If you went to one of the top schools, and from there to one of the top universities, the interview is a formality, because going to the top schools indicates that you’re the right kind of person. Unless you show up in brown shoes and someone from the same background wears black ones, in which case the job goes to the black shoes. But the assumption is that if you went to the right schools you’ll know better than to wear the wrong shoes. Because that’s the kind of thing you learn in the top schools. Or maybe you learn it in the kind of families that send their kids to the top schools. I wouldn’t know, and I thank all the forces that organize the universe into the messy wonder it is that I don’t.

All this is comes to light to show us that social mobility is being undermined, but I’ve always been suspicious about social mobility. It’s fine for the people who mobil their way upwards, and I’m grateful that they can, but what about the people who don’t? Are they just the unhappy background that’s necessary for the fairy tale to satisfy its listeners? Or does society owe them something too—like maybe decent pay, decent working conditions, a basic guide to acceptable ties so the economy doesn’t crash again?

Speaking of ties, as far as I can tell from the pictures and the text, most of this applies only to men. Which will come as no surprise to some of you—especially those of you who are yourselves not men. I’m sure a few women are hired these days, but it must be hard when the dress code is about ties and you can’t wear without falling foul of the dress code.

However, if you’re intent on breaking into the top levels of British finance, you heard it here first: What matters is either an upper-class background or a flawless imitation of it. And black shoes.

As for me, I wear running shoes. I’m not particular about the color as long as it’s not too hideous—or pink, which is pretty much the same thing. It’s hard enough to find a shoe my foot will put up with; color sits pretty far down the list of things I worry about. Besides, I’ve always been dyslexic about fashion. It came as a great relief when I stopped trying to understand, never mind follow, the rules. But I’m not applying for a job in the City, and that’s for oh so many reasons. If nominated for one I will not run. If elected I will not serve. If drafted I will stay in bed and pull the blankets over my head, during which time I will have to hide my not-black shoes in the entryway with the door closed so the dog won’t drag them around.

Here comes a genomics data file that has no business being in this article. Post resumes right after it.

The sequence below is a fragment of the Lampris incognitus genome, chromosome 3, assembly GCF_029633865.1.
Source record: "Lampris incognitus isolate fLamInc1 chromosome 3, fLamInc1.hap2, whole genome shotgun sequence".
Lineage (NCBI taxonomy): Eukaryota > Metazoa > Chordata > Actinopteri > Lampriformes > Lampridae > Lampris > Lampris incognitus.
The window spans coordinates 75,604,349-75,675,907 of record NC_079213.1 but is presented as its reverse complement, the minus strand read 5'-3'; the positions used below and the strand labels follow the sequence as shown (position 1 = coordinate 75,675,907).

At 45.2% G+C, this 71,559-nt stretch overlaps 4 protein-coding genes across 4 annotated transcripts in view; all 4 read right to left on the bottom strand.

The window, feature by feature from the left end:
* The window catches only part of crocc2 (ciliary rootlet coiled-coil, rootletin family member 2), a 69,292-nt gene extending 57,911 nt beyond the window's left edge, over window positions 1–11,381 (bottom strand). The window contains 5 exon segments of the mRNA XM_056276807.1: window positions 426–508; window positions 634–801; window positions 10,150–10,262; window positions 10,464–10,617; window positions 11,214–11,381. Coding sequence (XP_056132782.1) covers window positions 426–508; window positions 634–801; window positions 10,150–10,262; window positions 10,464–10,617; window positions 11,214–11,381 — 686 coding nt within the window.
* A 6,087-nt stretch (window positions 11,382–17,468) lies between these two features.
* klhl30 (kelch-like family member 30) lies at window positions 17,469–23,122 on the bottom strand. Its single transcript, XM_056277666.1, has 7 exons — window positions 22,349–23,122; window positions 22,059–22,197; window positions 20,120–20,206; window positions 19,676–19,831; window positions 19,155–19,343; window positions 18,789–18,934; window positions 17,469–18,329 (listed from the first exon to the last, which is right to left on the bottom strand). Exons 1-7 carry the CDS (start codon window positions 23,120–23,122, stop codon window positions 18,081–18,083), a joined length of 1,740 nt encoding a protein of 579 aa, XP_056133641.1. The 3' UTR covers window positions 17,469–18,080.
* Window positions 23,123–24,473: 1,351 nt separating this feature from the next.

In the interest of upward mobility, if you have your heart set of crashing into the top levels of finance, what the hell, go for it. But keep an eye on the economy, will you? It hasn’t been well lately, and I don’t know that all those expensive suits are helping.

56 thoughts on “How to control world finance

  1. Every word you have written here is true ( in my humble opinion). I laughed my head off at the humour contained in this brilliantly observed truth about the 1%. It is a tragicomedy that us peasants star in as their unwilling servants.

    At least ‘they’ don’t smash our flour mills to pieces any more and punish us for not getting our corn ground by the Lord of the Manor. Oh wait, Lord Sainsbury grinds it for us. It is ironic that a school (a peasant school of course, not Roedean, which I think MAY be one of the ‘right’ schools, albeit for girls) has been in the press this week for refusing entry on day one of term, to children in the ‘wrong shoes’. If that isn’t an exercise in intimidation and control of the peasants by ‘the gentry’ I don’t know what is.

    Coming from a world of wrong shoes, wrong accent, wrong aura and not knowing the ‘right’ way to hold a knife to eat peas off (what do you mean I shouldn’t eat peas off a knife?), I am well and truly a peasant and glad of it. One last thought, alongside learning about the right shoes, suits and ties at the right schools, do they also learn which nostril it is correct to shove cocaine up first at dinner parties?

    Liked by 3 people

  2. Oh, thd rules of order in the board rooms I’ll never see. “Dress got the job you want” they (you know, they) say. I tried that for a while. I was actually hired once because of the way I looked. You may have encouraged me to tell that story. Of course, l have to check, maybe I already did. If I do tell it, it’s your fault. No tie for me these days. I’m fine with that. I do prefer black shoes but only because my brown ones are uncomfortable. Thanks for another enjoyable post !!

    Liked by 3 people

  3. Wonderful post. I laughed out loud. I share your fashion dyslexia and have no regrets that I’ve chosen comfort over fashion—especially in shoes. I am reminded of an old Smothers Brothers comedy routine, wherein Tommy explains that the quantity of clothes worn expresses one’s political position. Those with little power are the less-ons, those in power politically are the morons.